A recently furloughed Connecticut solar-energy aficionado sees the potential for an even brighter career path amid the pandemic’s fallout.
James Casella, 27, of Milford, Conn., learned last month he would be furloughed from his full-time job as a sales team lead for a solar company, where he says he was making $100,000-plus a year working on commission. His game plan now, he said, is to continue applying for jobs and looking for new opportunities — and maybe even start his own company.
Casella said he was mulling launching an LLC to sell solar panels, then using the proceeds to fund a vertical-farming company — a costly venture that would involve indoor crop production in stacked layers — in the long term.
“The last financial crisis we had, a lot of very successful companies were born, and I could see the same thing happening with this,” he said. “What is it, ‘Necessity is the father of invention?’ We’ll see what happens.”
MarketWatch spoke with Casella, who said he had multiple job interviews lined up, about his employment situation. The interview has been edited and condensed for clarity:
MarketWatch: How long were you at the job?
James Casella: I started in early November.
MarketWatch: How did you find out you had been furloughed?
Casella: It was Monday (March 23). I found out I was going to be on a phone call about 20 minutes before it happened. It was a Zoom ZM, -1.34% call. They told us given the current global climate and particular circumstances that we’re all in, some tough business decisions have to be made — and if you guys are on this phone call, that means that you have been furloughed.
Then they explained what furlough means; why they’re going that route rather than letting people go. They basically said, “This has nothing to do with performance …We need to furlough people in order to stay afloat, essentially.” It’s not like they shut the lights down for everything. There are still people working for the company; it’s just a bare bones crew.
We were still given health benefits — they weren’t taking those away. We weren’t getting paid, but we weren’t getting let go. They followed up with an email giving us links to unemployment for our market, all the things that we can do, information about health insurance.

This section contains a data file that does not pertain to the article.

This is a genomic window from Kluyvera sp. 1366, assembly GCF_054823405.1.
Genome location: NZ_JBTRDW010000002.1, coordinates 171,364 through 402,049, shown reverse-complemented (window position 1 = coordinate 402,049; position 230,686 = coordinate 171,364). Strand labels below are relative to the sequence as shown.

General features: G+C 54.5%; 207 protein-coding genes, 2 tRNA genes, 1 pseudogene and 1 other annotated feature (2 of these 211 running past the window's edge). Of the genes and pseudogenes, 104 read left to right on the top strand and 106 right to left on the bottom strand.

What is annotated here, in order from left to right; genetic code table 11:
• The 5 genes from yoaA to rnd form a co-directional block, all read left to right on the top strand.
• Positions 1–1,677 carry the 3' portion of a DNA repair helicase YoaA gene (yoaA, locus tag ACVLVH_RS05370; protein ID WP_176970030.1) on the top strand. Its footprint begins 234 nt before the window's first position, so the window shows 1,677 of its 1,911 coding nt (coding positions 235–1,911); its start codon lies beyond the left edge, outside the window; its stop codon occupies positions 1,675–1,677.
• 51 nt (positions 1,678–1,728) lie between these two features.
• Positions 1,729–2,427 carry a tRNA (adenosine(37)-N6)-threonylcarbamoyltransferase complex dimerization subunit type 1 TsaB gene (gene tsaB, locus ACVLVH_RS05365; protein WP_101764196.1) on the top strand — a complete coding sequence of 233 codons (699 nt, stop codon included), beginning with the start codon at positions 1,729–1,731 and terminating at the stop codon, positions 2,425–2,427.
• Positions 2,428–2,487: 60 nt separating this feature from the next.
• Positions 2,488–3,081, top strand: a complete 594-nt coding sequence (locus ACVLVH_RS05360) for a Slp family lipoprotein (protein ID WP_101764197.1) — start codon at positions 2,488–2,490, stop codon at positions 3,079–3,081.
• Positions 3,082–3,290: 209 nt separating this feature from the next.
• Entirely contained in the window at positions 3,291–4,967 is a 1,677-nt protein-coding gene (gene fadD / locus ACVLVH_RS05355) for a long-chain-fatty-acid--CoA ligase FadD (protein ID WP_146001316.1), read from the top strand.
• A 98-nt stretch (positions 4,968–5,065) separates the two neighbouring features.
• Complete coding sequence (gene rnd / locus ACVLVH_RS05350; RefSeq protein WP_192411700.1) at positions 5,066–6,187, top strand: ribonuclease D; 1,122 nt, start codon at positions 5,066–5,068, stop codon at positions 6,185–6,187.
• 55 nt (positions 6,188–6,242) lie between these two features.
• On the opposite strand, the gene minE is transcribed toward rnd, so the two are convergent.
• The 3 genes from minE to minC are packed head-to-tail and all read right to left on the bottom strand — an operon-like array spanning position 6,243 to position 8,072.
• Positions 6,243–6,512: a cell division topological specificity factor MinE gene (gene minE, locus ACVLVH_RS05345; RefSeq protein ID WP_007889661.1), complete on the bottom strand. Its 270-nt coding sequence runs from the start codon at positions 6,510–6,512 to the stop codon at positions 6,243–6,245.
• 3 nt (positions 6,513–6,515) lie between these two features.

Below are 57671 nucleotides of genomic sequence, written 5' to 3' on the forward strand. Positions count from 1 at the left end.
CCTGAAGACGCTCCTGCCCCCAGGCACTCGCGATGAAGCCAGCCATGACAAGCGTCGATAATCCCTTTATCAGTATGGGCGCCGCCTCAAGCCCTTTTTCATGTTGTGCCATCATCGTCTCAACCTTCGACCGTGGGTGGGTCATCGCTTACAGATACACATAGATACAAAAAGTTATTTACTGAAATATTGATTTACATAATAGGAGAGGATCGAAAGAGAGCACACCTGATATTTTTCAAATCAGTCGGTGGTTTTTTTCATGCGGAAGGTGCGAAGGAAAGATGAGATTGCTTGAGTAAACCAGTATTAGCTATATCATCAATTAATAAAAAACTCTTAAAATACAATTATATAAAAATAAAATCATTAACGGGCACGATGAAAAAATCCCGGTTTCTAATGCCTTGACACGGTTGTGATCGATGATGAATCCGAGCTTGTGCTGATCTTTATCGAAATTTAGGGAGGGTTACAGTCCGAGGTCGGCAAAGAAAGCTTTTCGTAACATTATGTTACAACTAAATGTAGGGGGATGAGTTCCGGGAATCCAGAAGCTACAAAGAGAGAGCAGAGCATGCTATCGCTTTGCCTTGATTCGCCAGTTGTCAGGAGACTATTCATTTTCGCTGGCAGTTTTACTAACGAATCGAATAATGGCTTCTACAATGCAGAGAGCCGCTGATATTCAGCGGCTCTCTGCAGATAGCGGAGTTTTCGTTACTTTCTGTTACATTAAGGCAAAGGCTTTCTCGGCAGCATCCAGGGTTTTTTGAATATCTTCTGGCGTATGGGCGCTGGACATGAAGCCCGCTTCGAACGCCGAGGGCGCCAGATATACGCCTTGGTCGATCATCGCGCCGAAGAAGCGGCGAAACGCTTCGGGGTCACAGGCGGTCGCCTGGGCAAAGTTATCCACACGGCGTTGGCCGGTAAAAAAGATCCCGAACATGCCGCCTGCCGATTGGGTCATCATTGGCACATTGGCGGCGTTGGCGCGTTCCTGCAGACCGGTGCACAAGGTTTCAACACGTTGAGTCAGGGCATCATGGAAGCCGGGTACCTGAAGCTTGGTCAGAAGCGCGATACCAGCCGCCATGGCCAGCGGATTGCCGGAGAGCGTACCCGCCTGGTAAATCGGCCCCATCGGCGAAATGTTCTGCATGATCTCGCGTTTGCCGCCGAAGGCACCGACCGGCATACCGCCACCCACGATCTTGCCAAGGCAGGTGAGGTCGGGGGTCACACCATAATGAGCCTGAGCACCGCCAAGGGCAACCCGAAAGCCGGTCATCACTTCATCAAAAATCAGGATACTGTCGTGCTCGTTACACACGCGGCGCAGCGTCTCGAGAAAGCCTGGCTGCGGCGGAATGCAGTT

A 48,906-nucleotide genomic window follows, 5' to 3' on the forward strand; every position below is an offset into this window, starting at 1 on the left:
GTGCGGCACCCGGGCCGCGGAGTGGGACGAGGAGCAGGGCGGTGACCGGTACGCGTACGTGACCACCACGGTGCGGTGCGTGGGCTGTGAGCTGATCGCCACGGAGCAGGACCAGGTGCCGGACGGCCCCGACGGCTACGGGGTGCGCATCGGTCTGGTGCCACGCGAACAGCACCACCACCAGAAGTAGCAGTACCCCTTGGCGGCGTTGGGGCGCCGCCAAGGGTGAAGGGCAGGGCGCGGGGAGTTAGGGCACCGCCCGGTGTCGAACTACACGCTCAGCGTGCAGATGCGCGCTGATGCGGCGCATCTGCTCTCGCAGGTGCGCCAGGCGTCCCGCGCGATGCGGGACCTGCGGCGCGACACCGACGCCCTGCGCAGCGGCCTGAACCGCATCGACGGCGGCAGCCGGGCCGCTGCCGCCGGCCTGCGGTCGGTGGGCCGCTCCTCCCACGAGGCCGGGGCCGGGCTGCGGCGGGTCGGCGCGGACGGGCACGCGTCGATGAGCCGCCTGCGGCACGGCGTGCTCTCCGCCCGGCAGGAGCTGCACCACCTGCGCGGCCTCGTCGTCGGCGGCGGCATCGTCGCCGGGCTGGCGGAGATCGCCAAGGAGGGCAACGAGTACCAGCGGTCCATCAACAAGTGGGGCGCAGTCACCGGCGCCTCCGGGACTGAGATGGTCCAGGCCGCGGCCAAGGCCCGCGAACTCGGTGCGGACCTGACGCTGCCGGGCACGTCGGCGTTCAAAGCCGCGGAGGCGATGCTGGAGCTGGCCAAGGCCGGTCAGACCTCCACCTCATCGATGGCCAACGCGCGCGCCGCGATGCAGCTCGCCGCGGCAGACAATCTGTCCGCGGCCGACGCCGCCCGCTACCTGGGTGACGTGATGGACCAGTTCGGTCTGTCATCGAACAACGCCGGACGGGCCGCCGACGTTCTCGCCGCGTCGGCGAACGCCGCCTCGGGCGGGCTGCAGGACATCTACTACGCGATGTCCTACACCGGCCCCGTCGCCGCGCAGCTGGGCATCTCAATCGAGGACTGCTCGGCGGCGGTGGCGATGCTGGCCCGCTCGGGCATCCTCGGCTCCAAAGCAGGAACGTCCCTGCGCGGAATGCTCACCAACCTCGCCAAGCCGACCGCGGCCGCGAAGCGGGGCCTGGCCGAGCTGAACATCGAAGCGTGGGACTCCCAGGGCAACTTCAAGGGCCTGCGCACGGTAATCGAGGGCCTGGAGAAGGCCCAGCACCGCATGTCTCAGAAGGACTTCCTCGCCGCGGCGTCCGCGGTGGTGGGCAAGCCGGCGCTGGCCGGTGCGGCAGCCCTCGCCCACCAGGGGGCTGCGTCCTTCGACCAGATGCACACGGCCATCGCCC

MarketWatch: Do you expect to be able to go back to that job when the pandemic is over?
Casella: At some point, yes. Whether that time frame is something that I’m willing to wait for remains to be seen. I’m not panicking like I need something tomorrow, but I’m also not going to wait around for a year. If I can find something that works better for me, then I would go that route. Nothing against the company — it just sucks that I was one of the people that had to be put in this position. But you’ve got to keep moving forward, you know.
MarketWatch: Did you like your job?
Casella: Yeah, I did. I’ve been doing solar for a long time — six, seven years. I’m kind of a grandpa in the solar industry. I have a bachelor’s in environmental management and I’m currently in a master’s program for energy management, plus I have all this experience. So I love solar. I love talking about it. It’s one of my passions.
It is a stepping stone to what will hopefully be a better future for mankind. I’ve had [pictures, drawings and mockups of] solar panels on my wall of my room since I was in middle school. My friends know me as the solar guy — they have for years.
MarketWatch: What are you going to do now?